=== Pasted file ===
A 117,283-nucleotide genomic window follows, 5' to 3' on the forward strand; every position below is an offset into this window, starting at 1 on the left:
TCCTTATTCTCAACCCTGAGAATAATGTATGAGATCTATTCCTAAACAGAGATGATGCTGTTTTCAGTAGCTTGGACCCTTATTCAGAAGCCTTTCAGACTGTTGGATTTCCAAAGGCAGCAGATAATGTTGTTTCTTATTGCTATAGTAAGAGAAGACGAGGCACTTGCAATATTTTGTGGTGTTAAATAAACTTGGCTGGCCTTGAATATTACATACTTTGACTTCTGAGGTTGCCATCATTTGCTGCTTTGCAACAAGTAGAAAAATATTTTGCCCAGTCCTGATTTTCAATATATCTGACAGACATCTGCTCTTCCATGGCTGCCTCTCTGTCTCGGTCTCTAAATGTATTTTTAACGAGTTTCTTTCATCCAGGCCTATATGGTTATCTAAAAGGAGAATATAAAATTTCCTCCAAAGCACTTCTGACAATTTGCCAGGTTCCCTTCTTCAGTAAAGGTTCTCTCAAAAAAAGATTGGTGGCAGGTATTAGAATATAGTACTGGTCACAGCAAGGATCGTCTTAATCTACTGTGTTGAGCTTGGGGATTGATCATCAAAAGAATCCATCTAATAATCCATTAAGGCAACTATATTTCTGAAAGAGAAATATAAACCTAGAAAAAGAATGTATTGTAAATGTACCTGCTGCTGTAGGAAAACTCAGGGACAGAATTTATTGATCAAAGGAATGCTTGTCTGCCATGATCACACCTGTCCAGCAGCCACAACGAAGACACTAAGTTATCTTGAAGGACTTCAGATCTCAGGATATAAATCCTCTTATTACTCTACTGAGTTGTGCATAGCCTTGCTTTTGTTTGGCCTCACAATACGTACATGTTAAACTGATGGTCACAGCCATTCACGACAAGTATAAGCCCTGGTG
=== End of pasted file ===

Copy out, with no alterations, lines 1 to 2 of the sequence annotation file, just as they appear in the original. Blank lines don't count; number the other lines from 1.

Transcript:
A 117,283-nucleotide genomic window follows, 5' to 3' on the forward strand; every position below is an offset into this window, starting at 1 on the left:
TCCTTATTCTCAACCCTGAGAATAATGTATGAGATCTATTCCTAAACAGAGATGATGCTGTTTTCAGTAGCTTGGACCCTTATTCAGAAGCCTTTCAGACTGTTGGATTTCCAAAGGCAGCAGATAATGTTGTTTCTTATTGCTATAGTAAGAGAAGACGAGGCACTTGCAATATTTTGTGGTGTTAAATAAACTTGGCTGGCCTTGAATATTACATACTTTGACTTCTGAGGTTGCCATCATTTGCTGCTTTGCAACAAGTAGAAAAATATTTTGCCCAGTCCTGATTTTCAATATATCTGACAGACATCTGCTCTTCCATGGCTGCCTCTCTGTCTCGGTCTCTAAATGTATTTTTAACGAGTTTCTTTCATCCAGGCCTATATGGTTATCTAAAAGGAGAATATAAAATTTCCTCCAAAGCACTTCTGACAATTTGCCAGGTTCCCTTCTTCAGTAAAGGTTCTCTCAAAAAAAGATTGGTGGCAGGTATTAGAATATAGTACTGGTCACAGCAAGGATCGTCTTAATCTACTGTGTTGAGCTTGGGGATTGATCATCAAAAGAATCCATCTAATAATCCATTAAGGCAACTATATTTCTGAAAGAGAAATATAAACCTAGAAAAAGAATGTATTGTAAATGTACCTGCTGCTGTAGGAAAACTCAGGGACAGAATTTATTGATCAAAGGAATGCTTGTCTGCCATGATCACACCTGTCCAGCAGCCACAACGAAGACACTAAGTTATCTTGAAGGACTTCAGATCTCAGGATATAAATCCTCTTATTACTCTACTGAGTTGTGCATAGCCTTGCTTTTGTTTGGCCTCACAATACGTACATGTTAAACTGATGGTCACAGCCATTCACGACAAGTATAAGCCCTGGTG